Real Madrid built a community brand and identity into the core of it’s business model, placing the values of their fans into the center of everything it does, from player selection to merchandise partnerships. They effectively harnessed media, advertising and digital content to foster a sense of identity and belonging among their fans. They also branched out to reach new audiences, and have benefitted financially as a result.
“We are a football team, but we are also a brand and a company, not to mention a content provider. Being able to share things is important to our fans. And, always, the core thing is knowing our fans better and getting as much information about them as we can. Having this information benefits how we communicate with them, but also what we offer them, how we present our sponsors to them, and how we bring value to them.”
Innovative Management Strategy
In the 1990s, the soccer industry changed dramatically, and only the clubs with new and innovative business models would survive. Clubs had to develop new income streams, because of the limited seating capacity of stadiums and declining revenue from TV licensing.
Real Madrid implemented an innovative new model under the first Club President, Florentino Perez, during 2000 to 2006. His main aim was to make the club the “top sports firm in Europe,” turning it into a debt-free, profitable institution. The new strategy consisted of 5 pillars, according to business analysts:
- Restructure of internal organization into 3 areas: sporting, marketing and corporate-economic.
- Promotion of the Real Madrid brand worldwide.
- Recover assets that had earlier been sold.
- Development of new lines of business.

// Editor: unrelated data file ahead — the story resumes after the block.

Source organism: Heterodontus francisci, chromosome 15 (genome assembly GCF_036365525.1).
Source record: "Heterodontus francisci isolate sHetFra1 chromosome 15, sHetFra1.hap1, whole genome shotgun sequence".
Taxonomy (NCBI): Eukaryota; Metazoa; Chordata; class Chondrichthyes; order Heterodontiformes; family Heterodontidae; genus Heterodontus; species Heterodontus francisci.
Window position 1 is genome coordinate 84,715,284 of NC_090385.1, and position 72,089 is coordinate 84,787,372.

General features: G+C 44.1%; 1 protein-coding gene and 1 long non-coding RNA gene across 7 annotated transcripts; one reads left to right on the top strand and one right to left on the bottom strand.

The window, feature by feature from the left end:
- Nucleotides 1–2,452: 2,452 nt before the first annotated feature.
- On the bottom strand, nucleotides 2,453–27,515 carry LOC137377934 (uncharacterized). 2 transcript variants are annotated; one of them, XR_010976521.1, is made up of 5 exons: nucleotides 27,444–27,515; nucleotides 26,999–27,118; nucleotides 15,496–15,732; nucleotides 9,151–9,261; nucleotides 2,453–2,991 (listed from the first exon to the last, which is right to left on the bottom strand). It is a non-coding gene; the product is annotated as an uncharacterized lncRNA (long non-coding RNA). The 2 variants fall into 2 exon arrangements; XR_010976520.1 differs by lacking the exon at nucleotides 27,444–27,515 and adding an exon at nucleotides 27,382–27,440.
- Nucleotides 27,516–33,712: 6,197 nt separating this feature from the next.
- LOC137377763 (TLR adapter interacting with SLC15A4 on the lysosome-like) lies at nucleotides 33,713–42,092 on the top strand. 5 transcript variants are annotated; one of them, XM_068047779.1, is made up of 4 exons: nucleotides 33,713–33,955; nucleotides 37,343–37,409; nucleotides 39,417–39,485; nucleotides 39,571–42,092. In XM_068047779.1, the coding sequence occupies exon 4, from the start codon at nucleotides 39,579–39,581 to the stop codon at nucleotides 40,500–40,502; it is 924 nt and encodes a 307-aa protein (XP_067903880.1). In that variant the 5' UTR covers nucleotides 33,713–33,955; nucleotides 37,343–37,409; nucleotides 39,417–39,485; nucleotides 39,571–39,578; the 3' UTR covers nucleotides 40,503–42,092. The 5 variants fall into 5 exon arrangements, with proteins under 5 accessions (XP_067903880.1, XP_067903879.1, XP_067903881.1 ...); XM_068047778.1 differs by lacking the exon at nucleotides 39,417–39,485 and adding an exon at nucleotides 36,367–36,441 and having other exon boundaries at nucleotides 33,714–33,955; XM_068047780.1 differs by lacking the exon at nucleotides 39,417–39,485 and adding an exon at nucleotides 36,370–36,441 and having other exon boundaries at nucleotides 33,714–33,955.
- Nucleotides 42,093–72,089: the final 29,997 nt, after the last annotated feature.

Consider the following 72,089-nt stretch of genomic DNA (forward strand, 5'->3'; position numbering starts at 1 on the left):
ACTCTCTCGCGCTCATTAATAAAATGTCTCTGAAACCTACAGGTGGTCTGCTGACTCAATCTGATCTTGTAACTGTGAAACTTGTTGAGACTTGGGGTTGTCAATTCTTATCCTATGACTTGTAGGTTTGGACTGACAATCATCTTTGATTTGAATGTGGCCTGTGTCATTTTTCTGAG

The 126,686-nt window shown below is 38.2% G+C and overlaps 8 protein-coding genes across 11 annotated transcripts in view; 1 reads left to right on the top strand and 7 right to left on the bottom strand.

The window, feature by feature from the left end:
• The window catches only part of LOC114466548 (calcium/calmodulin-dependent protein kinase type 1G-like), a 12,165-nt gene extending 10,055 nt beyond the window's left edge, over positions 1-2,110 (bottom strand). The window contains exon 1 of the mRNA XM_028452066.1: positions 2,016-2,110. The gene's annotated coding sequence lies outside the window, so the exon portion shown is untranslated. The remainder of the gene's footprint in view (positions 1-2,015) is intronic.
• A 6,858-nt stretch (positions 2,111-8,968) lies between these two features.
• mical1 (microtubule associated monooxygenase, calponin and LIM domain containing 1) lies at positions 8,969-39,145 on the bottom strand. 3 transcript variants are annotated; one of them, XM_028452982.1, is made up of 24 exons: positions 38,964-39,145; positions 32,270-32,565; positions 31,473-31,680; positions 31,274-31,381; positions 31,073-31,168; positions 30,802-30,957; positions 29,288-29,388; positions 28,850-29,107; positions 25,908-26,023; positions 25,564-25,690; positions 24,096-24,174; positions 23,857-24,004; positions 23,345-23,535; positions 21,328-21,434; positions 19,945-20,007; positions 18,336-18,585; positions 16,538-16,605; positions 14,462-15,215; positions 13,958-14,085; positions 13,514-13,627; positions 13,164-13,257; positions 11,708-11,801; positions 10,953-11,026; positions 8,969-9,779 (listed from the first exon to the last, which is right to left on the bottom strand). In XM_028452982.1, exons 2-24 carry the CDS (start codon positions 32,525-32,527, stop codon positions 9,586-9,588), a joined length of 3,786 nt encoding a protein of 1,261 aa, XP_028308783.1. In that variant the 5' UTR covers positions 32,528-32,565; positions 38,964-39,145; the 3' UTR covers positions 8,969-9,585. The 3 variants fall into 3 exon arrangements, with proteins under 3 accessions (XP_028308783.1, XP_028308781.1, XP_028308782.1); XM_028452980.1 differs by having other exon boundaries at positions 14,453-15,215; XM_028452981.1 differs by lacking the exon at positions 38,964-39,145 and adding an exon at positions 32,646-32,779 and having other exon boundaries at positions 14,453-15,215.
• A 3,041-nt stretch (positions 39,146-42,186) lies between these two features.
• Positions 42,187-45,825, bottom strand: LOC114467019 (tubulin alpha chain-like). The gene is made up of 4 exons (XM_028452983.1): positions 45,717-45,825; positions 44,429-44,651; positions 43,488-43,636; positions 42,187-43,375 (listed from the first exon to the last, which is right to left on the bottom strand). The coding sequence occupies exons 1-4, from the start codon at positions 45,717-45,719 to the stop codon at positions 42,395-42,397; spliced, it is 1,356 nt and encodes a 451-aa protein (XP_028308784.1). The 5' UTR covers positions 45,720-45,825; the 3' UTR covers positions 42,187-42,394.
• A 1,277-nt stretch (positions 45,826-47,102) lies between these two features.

- Transformation of traditional supporters into effective customers.
This restructuring was highly effective, and the club saw it’s income rise from US$165.48 million in the 2000-2001 season, to US$331 million in the 2004- 2005 season.
Investing in Training
Of course, even with all the money for all the superstar players in the world, you can’t have success without good training. Real Madrid invests in some of the best coaches in the world, and their current head coach, Zinedine Zidane, holds the longest unbeaten streak in the history of Real Madrid, with 40 winning matches under his belt.
Not only do they hire the best coaches for their superstar teams, they also invest in ‘La Fábrica,’ their elite youth academy and player farm system, housed in the Ciudad Real Madrid training ground. In the 1980s, Real Madrid won five consecutive La Liga titles, two consecutive UEFA Cups and reached three consecutive UEFA Champions League semi-finals with a squad composed mostly of players formed at La Fábrica.
This training institution continues to produce winning players such as Achraf Hakimi, today.
Throughout the story of Real Madrid’s challenges and successes, there is one constant. Every good decision started with clever leadership. Santiago Bernabeu understood the earning potential of foreign talent, as early as the 1950s. It has been under the guidance of Florentino Perez’s presidency, that Real Madrid became the word’s richest professional football club, in the 21st Century.
In the sports industry, as in every other enterprise, innovation requires forward-thinking leadership. That’s a valuable lesson that other businesses can take, from the Real Madrid success story.